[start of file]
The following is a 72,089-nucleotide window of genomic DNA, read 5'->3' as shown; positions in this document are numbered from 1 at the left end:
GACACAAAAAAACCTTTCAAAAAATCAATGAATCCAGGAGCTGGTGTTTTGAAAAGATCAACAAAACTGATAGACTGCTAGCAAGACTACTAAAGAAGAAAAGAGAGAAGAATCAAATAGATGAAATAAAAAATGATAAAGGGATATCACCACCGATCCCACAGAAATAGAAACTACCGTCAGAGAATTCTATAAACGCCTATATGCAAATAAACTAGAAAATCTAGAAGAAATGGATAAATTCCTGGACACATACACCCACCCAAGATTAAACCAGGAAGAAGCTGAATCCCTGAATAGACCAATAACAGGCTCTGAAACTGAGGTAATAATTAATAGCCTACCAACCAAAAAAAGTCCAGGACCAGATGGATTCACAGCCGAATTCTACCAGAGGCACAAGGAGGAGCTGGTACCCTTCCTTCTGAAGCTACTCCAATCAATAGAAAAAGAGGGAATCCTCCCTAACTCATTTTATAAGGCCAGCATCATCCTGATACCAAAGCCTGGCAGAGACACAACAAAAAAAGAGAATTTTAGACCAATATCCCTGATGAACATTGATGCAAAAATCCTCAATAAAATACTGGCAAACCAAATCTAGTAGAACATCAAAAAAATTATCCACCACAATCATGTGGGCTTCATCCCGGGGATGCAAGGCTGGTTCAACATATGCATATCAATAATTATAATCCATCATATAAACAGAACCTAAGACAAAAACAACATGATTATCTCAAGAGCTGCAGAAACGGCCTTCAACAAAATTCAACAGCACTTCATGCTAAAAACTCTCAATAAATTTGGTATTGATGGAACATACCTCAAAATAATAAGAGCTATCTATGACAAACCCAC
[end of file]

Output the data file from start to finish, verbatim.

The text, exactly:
The following is a 72,089-nucleotide window of genomic DNA, read 5'->3' as shown; positions in this document are numbered from 1 at the left end:
GACACAAAAAAACCTTTCAAAAAATCAATGAATCCAGGAGCTGGTGTTTTGAAAAGATCAACAAAACTGATAGACTGCTAGCAAGACTACTAAAGAAGAAAAGAGAGAAGAATCAAATAGATGAAATAAAAAATGATAAAGGGATATCACCACCGATCCCACAGAAATAGAAACTACCGTCAGAGAATTCTATAAACGCCTATATGCAAATAAACTAGAAAATCTAGAAGAAATGGATAAATTCCTGGACACATACACCCACCCAAGATTAAACCAGGAAGAAGCTGAATCCCTGAATAGACCAATAACAGGCTCTGAAACTGAGGTAATAATTAATAGCCTACCAACCAAAAAAAGTCCAGGACCAGATGGATTCACAGCCGAATTCTACCAGAGGCACAAGGAGGAGCTGGTACCCTTCCTTCTGAAGCTACTCCAATCAATAGAAAAAGAGGGAATCCTCCCTAACTCATTTTATAAGGCCAGCATCATCCTGATACCAAAGCCTGGCAGAGACACAACAAAAAAAGAGAATTTTAGACCAATATCCCTGATGAACATTGATGCAAAAATCCTCAATAAAATACTGGCAAACCAAATCTAGTAGAACATCAAAAAAATTATCCACCACAATCATGTGGGCTTCATCCCGGGGATGCAAGGCTGGTTCAACATATGCATATCAATAATTATAATCCATCATATAAACAGAACCTAAGACAAAAACAACATGATTATCTCAAGAGCTGCAGAAACGGCCTTCAACAAAATTCAACAGCACTTCATGCTAAAAACTCTCAATAAATTTGGTATTGATGGAACATACCTCAAAATAATAAGAGCTATCTATGACAAACCCAC